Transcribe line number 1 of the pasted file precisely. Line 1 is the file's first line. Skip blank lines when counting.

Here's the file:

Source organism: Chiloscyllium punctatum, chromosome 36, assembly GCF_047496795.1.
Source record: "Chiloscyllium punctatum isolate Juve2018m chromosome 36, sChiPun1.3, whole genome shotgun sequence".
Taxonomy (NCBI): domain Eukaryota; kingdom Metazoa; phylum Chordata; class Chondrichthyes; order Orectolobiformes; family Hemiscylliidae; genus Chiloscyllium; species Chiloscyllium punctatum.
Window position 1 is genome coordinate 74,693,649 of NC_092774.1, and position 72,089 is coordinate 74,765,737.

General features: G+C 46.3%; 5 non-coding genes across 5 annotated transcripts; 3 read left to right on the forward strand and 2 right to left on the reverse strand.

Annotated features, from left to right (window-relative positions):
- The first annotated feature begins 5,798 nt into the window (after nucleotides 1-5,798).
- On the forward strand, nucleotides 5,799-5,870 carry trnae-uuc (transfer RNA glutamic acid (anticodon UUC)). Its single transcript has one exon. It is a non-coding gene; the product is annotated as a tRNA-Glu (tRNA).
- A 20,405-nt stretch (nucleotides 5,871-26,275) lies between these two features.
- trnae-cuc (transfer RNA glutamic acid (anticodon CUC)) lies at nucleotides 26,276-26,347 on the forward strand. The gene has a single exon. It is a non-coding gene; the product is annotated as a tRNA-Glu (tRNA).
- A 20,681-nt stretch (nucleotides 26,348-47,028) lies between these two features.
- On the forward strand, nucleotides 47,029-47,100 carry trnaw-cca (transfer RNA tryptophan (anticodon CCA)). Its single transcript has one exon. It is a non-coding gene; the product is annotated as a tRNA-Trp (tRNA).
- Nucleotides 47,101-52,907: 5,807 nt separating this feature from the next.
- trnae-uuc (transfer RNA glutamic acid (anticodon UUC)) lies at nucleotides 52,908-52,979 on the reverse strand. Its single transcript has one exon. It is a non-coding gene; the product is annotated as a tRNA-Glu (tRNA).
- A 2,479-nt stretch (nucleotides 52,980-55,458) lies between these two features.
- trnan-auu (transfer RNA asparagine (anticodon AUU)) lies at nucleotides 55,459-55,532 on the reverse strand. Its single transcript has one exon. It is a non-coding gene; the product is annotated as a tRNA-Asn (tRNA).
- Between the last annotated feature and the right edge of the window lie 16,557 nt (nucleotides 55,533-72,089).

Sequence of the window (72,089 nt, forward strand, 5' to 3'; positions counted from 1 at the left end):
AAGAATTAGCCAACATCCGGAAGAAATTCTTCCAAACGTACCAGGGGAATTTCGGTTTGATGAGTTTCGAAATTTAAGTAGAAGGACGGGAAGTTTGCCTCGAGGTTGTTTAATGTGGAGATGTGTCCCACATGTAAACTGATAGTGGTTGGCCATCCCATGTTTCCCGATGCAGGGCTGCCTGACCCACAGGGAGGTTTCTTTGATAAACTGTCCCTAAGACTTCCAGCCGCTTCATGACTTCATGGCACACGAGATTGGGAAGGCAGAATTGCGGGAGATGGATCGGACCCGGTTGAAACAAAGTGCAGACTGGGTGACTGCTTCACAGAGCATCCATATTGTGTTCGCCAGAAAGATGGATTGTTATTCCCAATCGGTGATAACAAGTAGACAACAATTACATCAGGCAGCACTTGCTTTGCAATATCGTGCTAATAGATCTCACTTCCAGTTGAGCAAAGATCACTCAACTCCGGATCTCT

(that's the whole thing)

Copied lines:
Source organism: Chiloscyllium punctatum, chromosome 36, assembly GCF_047496795.1.